BU288 Study Guide - Midterm Guide: Group Cohesiveness, Social Loafing, Role Conflict

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20 Nov 2012
Groups & Teamwork
What is a Group?
-Group two or more people interacting interdependently to achieve a common goal
-Interaction is the most basic aspect of a group it suggests who is in the group and who is not
-Interdependence simply means that group members rely to some degree on each other to accomplish
-Formal work groups groups that are established by organizations to facilitate the achievement of
organizational goals Ex task forces and committees
-Task forces are temporary groups that meet to achieve a particular goals or to solve particular problems
-Committees are usually permanent groups that handle recurrent assignments outside the usual work
group structures
-Informal groups groups that emerge naturally in response to the common interests of organizational
Punctuated Equilibrium Model
-When groups have a specific deadline by which to complete some problem-solving task, we can often
observe a very different development sequence from the described above
-Punctuated equilibrium model a model of group development that describes how groups with
deadline are affected by their first meetings and crucial midpoint transitions
Phase 1
-Begins with the first meeting and continues until the midpoint in the group’s existence
-The group makes little visible progress toward the goal
Midpoint Transition
-Occurs almost exactly the halfway point in time toward the group’s deadline
-Marks a change in the group’s approach, and how the group manages the change is critical for
the group to show progress
-The need to move forward is apparent, and the group may seek outside advice
Phase 2
-Decisions and approaches adopted at the midpoint get played out in Phase 2
-In concludes with a final meeting that reveals a burst of activity and a concern for how
outsiders will evaluate the product
-Prepare carefully for the first meeting. What is decided here will strongly determine
what happens in the rest of Phase 1
-Be sure that adequate resources are available to actually execute the Phase 2 plan
-Resist deadline changes. These could damage the midpoint transition
Group Structure and its Consequences
-The most basic structural characteristics along which groups vary are size and member diversity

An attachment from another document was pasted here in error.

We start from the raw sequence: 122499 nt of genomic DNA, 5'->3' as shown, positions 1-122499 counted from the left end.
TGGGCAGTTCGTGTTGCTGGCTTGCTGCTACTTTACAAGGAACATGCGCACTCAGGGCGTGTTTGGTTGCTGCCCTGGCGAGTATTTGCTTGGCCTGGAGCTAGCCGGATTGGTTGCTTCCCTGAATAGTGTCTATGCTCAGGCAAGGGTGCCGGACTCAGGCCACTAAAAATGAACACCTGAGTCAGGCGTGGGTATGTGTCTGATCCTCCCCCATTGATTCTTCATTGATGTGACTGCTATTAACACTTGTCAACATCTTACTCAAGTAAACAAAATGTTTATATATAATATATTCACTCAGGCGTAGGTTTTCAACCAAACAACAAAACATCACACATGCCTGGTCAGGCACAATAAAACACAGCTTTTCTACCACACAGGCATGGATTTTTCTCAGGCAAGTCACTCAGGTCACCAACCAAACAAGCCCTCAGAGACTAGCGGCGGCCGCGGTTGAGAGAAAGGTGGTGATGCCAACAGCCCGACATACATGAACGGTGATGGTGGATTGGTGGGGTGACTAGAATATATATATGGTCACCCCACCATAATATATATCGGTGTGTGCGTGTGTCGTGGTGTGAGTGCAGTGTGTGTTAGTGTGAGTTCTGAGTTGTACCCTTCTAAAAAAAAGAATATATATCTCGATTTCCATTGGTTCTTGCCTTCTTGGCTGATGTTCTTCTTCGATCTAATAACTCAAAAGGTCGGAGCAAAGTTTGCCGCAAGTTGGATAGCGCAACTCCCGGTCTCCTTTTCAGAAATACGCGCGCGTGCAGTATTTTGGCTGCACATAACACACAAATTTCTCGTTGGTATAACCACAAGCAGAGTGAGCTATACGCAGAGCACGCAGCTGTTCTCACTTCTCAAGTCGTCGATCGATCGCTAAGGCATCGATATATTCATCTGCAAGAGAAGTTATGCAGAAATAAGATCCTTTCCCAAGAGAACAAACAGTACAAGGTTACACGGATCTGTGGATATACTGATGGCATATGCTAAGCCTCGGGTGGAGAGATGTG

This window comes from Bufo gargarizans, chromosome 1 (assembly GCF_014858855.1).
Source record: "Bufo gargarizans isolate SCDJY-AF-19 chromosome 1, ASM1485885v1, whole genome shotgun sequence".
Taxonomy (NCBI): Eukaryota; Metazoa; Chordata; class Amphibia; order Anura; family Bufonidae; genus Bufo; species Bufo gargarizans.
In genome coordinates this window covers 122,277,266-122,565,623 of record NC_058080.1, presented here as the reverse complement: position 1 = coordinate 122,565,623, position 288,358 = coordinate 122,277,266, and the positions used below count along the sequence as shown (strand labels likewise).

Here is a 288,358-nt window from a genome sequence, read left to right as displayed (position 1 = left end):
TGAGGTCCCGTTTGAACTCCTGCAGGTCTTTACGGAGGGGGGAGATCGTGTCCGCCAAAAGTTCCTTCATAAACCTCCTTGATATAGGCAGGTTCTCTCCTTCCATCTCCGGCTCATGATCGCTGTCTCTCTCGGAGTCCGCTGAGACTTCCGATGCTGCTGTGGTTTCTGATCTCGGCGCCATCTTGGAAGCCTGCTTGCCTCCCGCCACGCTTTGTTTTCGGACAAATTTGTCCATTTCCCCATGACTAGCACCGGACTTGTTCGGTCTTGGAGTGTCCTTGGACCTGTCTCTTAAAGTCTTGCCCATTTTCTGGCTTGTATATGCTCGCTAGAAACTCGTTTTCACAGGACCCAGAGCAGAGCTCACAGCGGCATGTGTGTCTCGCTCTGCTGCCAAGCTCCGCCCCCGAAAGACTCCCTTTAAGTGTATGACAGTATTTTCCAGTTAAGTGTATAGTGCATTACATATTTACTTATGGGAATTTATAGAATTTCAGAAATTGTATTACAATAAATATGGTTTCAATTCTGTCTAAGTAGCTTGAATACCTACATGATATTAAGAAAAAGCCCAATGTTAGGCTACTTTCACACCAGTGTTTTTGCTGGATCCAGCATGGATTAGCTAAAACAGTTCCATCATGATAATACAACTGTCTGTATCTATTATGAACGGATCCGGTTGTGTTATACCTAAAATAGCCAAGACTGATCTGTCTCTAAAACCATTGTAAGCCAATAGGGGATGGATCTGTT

-Actual performance = potential performance process losses
Group Norms
-Norms collective expectations that members of social units have regarding the behaviour of each
other - Codes of conduct of what individuals ought and ought not to do
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Norm Development
-Norms develop to regulate behaviours that are considered at least marginally important to their
Some Typical Norms
-Dress norms social norms frequently dictate the kind of clothing people wear to work
-Reward allocation norms there are at least four norms that might dictate how rewards, such as pay,
promotions, and informal favours, could be allocated in organizations a) Equity reward according to
inputs, such as effort, performance, or seniority; b) Equality reward everyone equally; c) Reciprocity
reward people the way they reward you; d) Social responsibility reward those who truly need the
-Performance norms work groups provide their members with potent cues about what an appropriate
level of performance is; work groups often establish their own informal performance norms
-Roles positions in a group that have a set of expected behaviours attached to them
-In organizations, there are two basic kinds of roles: designated or assigned roles
-In addition to assigned roles, there are emergent roles roles that develop naturally to meet the social-
emotional needs of group members or to assist in formal job accomplishment
Role Ambiguity
-Role ambiguity lack of clarity of jobs goals or methods